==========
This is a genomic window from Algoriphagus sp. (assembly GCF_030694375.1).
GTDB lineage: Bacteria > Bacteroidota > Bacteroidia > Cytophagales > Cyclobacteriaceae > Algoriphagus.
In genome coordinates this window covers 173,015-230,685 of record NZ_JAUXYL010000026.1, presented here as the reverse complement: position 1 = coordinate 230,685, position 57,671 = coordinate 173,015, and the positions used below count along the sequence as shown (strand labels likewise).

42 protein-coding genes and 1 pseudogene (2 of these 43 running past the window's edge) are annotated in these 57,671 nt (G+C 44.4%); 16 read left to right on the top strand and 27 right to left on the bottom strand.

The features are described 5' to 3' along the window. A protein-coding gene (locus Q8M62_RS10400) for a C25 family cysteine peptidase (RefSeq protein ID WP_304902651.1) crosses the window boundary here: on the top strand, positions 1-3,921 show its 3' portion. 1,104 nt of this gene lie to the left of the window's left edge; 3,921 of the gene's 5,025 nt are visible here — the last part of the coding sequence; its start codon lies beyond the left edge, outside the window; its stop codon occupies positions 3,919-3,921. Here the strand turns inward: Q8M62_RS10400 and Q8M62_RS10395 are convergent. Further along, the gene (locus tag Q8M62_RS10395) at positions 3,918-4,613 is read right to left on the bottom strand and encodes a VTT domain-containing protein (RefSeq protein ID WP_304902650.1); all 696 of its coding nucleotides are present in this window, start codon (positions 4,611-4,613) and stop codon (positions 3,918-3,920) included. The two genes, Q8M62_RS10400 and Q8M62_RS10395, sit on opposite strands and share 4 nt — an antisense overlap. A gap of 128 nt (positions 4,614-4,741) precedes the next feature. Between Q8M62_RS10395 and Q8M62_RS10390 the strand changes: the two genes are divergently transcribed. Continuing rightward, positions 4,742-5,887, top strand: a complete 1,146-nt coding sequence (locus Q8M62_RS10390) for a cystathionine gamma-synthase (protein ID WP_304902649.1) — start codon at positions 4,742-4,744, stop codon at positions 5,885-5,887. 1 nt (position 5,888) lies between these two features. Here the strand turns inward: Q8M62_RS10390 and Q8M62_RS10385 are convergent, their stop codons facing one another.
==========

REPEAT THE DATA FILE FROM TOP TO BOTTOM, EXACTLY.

This is a genomic window from Algoriphagus sp. (assembly GCF_030694375.1).
GTDB lineage: Bacteria > Bacteroidota > Bacteroidia > Cytophagales > Cyclobacteriaceae > Algoriphagus.
In genome coordinates this window covers 173,015-230,685 of record NZ_JAUXYL010000026.1, presented here as the reverse complement: position 1 = coordinate 230,685, position 57,671 = coordinate 173,015, and the positions used below count along the sequence as shown (strand labels likewise).

42 protein-coding genes and 1 pseudogene (2 of these 43 running past the window's edge) are annotated in these 57,671 nt (G+C 44.4%); 16 read left to right on the top strand and 27 right to left on the bottom strand.

The features are described 5' to 3' along the window. A protein-coding gene (locus Q8M62_RS10400) for a C25 family cysteine peptidase (RefSeq protein ID WP_304902651.1) crosses the window boundary here: on the top strand, positions 1-3,921 show its 3' portion. 1,104 nt of this gene lie to the left of the window's left edge; 3,921 of the gene's 5,025 nt are visible here — the last part of the coding sequence; its start codon lies beyond the left edge, outside the window; its stop codon occupies positions 3,919-3,921. Here the strand turns inward: Q8M62_RS10400 and Q8M62_RS10395 are convergent. Further along, the gene (locus tag Q8M62_RS10395) at positions 3,918-4,613 is read right to left on the bottom strand and encodes a VTT domain-containing protein (RefSeq protein ID WP_304902650.1); all 696 of its coding nucleotides are present in this window, start codon (positions 4,611-4,613) and stop codon (positions 3,918-3,920) included. The two genes, Q8M62_RS10400 and Q8M62_RS10395, sit on opposite strands and share 4 nt — an antisense overlap. A gap of 128 nt (positions 4,614-4,741) precedes the next feature. Between Q8M62_RS10395 and Q8M62_RS10390 the strand changes: the two genes are divergently transcribed. Continuing rightward, positions 4,742-5,887, top strand: a complete 1,146-nt coding sequence (locus Q8M62_RS10390) for a cystathionine gamma-synthase (protein ID WP_304902649.1) — start codon at positions 4,742-4,744, stop codon at positions 5,885-5,887. 1 nt (position 5,888) lies between these two features. Here the strand turns inward: Q8M62_RS10390 and Q8M62_RS10385 are convergent, their stop codons facing one another.